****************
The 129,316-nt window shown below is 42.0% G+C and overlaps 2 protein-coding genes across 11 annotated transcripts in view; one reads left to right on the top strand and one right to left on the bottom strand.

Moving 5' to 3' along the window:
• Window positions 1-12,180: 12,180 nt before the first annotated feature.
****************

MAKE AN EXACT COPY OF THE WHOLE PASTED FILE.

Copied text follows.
The 129,316-nt window shown below is 42.0% G+C and overlaps 2 protein-coding genes across 11 annotated transcripts in view; one reads left to right on the top strand and one right to left on the bottom strand.

Moving 5' to 3' along the window:
• Window positions 1-12,180: 12,180 nt before the first annotated feature.